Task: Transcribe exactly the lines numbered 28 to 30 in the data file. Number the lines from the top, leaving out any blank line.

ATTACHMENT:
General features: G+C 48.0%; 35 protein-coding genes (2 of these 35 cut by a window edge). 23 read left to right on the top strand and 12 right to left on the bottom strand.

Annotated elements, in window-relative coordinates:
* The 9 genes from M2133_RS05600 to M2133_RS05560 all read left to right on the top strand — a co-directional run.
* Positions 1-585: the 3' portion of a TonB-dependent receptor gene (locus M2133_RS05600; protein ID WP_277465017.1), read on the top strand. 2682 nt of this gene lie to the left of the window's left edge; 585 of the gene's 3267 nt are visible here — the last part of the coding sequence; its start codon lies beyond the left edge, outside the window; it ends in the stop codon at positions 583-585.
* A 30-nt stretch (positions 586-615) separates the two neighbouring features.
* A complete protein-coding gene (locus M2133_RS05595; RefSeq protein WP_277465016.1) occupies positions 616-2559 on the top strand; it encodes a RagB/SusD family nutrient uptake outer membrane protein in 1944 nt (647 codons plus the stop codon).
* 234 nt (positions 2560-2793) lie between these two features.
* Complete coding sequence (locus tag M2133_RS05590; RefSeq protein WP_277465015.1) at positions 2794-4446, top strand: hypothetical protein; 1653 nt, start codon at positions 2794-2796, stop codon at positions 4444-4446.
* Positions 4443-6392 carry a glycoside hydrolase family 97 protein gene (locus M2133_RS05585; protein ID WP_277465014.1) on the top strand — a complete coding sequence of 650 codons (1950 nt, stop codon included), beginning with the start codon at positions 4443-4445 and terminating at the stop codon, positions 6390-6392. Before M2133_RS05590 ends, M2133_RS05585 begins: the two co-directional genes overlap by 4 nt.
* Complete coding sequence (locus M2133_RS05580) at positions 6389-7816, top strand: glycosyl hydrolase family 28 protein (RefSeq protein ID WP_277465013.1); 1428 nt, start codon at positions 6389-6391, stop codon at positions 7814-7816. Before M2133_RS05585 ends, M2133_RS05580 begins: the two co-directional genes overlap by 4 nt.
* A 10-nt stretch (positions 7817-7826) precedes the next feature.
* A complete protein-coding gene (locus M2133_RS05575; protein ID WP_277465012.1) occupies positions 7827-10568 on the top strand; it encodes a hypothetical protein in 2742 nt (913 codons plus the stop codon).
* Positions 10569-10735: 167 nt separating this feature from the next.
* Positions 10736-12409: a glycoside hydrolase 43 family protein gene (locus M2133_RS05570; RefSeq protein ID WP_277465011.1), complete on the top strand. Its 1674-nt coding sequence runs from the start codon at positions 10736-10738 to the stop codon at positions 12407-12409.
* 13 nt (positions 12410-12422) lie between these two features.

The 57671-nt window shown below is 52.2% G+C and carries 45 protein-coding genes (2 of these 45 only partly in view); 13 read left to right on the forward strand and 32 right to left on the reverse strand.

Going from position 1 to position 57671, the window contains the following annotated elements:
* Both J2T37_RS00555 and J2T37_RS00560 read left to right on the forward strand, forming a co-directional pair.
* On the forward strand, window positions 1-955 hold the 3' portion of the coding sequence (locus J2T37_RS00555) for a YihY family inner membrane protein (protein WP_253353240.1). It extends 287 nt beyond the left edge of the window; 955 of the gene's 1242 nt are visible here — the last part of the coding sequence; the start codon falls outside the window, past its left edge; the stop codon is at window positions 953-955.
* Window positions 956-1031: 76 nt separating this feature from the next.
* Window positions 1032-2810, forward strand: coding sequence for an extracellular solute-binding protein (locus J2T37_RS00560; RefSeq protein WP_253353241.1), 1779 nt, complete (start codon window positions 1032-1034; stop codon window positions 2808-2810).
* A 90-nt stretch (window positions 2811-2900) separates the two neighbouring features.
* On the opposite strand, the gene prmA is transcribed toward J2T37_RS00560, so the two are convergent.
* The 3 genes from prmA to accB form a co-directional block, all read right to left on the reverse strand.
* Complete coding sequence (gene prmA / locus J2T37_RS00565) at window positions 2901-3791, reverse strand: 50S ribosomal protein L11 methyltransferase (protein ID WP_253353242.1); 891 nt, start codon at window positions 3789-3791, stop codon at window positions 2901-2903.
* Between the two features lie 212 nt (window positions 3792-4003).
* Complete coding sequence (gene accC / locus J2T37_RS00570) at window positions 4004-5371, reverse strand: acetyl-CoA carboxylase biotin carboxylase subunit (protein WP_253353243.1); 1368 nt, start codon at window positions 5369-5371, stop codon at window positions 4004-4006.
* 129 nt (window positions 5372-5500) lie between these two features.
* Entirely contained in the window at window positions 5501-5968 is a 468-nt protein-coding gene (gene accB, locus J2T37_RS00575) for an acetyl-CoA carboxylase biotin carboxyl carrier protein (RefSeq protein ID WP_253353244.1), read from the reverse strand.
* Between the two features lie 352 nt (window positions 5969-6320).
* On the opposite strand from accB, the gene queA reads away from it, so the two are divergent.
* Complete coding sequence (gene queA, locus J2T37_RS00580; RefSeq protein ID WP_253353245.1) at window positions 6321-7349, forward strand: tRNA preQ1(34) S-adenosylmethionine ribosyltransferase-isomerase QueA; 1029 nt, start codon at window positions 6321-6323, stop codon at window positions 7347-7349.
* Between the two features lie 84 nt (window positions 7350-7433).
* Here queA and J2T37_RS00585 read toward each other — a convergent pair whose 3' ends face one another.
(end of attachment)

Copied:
* 129 nt (window positions 5372-5500) lie between these two features.
* Entirely contained in the window at window positions 5501-5968 is a 468-nt protein-coding gene (gene accB, locus J2T37_RS00575) for an acetyl-CoA carboxylase biotin carboxyl carrier protein (RefSeq protein ID WP_253353244.1), read from the reverse strand.
* Between the two features lie 352 nt (window positions 5969-6320).